|Lce Sgt John Henry Riley|
The Buffs (East Kent Regiment)
Killed in Action
14th February 1917
Buried at Favreuil British Cemetery
The news that Sergeant John Henry Riley (20) had been killed in action instantly by a shell has caused his mother (Mrs Riley) and her daughter, who reside at 107, Bury Road, Haslingden to receive many expressions of sympathy with them in their sad bereavement. Previous to enlisting the deceased had been a clothlooker in Messrs. Hindle and Warburton's Mill, Blackburn and he was killed on February 14th, the second anniversary of the date upon which he, along with his mother's brother, enlisted. His uncle, Mr. James W. Nuttall, East lancashires, had been killed in action about five months age, at the early age of 24. Both nephew and uncle were only sons. John Riley's father, who had been employed at Laneside Sizehouse, was killed by an accident 13 years ago. Deceased was a sergeant in the Buffs (East Kent) Regiment. Captain Marshall, his commanding officer, had written a very sympathetic letter to Mrs. Riley, in which he stated that he knew deceased well, as he had been in his company nearly two years, and he had always found him a most conscientious and capable N.C.O., and his death was regarded by him and the whole company as "a real loss to the company." Deceased had been a very studious youth, and was connected with Trinity Baptist Church and Sunday School, Haslingden, for many years. The chaplain also wrote to Mrs. Riley expressing his heartfelt sympathy with her, and stating that the deceased was highly valued by the officers, which have lost, as they put "A jolly good N.C.O." The body of the deceased was taken to a military cemetery, where he was buried along with two other sergeants who had fallen at the same time. A small party of men from the battalion attended, and paid their last tribute to the deceased by playing the "Last Post."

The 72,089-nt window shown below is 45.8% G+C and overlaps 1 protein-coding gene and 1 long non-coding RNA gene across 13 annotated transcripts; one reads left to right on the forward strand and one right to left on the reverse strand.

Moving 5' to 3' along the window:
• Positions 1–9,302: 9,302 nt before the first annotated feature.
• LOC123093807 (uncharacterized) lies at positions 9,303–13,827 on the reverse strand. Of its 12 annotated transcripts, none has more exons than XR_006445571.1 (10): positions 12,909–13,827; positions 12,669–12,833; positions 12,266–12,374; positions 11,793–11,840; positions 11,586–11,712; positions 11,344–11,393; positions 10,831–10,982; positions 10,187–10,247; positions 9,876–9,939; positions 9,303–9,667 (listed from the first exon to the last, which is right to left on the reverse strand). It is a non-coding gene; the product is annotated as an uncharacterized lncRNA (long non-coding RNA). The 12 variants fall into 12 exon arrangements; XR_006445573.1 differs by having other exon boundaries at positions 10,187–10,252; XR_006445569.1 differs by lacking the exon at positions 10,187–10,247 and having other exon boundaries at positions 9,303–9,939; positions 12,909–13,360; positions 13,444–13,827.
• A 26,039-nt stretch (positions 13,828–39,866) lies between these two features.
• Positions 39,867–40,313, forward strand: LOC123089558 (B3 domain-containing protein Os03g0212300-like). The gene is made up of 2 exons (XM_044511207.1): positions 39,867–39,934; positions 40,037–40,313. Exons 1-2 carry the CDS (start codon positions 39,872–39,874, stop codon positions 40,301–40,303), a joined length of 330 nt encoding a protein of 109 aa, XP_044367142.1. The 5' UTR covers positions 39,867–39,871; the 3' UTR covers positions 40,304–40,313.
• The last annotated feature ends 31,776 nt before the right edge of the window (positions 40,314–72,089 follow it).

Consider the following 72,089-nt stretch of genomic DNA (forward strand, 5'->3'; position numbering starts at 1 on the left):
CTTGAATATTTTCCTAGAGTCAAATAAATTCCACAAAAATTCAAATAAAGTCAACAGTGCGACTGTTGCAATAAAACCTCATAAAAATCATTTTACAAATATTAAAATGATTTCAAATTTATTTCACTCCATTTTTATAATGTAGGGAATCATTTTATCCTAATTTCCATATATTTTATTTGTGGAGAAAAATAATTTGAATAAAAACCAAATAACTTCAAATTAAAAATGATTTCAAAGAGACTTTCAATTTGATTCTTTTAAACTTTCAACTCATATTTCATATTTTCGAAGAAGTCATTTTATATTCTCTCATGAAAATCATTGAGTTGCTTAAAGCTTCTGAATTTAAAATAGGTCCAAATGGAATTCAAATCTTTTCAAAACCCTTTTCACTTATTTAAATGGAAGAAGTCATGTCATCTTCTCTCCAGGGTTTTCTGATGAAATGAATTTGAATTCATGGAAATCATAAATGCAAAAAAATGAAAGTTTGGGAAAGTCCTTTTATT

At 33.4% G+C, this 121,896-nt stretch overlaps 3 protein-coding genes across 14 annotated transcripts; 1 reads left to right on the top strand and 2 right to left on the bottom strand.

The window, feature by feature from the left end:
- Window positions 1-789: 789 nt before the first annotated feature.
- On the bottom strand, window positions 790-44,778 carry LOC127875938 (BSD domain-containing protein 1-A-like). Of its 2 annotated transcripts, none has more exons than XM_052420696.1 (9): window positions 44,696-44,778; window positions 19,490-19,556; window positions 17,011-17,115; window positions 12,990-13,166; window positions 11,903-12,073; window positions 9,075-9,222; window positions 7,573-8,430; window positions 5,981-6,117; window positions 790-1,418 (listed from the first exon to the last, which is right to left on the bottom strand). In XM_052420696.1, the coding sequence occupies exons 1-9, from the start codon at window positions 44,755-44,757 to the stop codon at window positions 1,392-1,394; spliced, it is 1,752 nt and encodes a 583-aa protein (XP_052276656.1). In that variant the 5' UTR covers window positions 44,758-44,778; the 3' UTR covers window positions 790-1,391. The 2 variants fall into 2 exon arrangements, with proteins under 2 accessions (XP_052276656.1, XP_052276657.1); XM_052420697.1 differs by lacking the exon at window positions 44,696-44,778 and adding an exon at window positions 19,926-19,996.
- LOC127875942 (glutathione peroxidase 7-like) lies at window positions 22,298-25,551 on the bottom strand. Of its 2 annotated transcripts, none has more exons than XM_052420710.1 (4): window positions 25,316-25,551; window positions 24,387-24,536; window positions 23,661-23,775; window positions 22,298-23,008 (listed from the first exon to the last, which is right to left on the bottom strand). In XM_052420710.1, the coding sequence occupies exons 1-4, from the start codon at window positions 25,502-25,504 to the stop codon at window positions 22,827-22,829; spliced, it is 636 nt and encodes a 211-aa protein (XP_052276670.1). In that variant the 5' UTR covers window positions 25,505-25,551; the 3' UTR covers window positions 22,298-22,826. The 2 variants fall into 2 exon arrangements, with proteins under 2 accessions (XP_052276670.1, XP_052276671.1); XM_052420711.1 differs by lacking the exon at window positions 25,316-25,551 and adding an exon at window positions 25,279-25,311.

The pioneers of the battalion had made a cross which was erected over the grave. On Sunday evening a special service commemorative of Sergeant J.H. Riley was held at Trinity Baptist Church, who was very highly respected by the Church and Sunday School, as a young man of great promise. Mr. Lord Pilling, of Stacksteads delivered a very appropriate address, and at the close the deputy organist, Private Riley Bowker, played the "Dead March." Much sympathy was manifested to Mrs Riley and her daughter.
In loving and cherished memory of my dear son, Sergt. Jack Riley, who was killed in France, February 14th 1917, and was buried at Favreuil Military Cemetery.
"He was a son most truly loved,
A friend both kind and true;
A better son and brother never lived,
His equals were but few."
From Mother, 107, Bury Road, Haslingden.
"No one who knew him need ever be told,
That a warmer heart death never turned cold;
His loving smile, his cheerful face,
There's none can fill our brother's place.
From Clara and Nellie and Dora
"Farewell, dear Jack, in a far off land,
A land we may never see;
But as long as life and memory last
We will always think of thee."
From Auntie, Uncle Jack, Ruthie and Fred.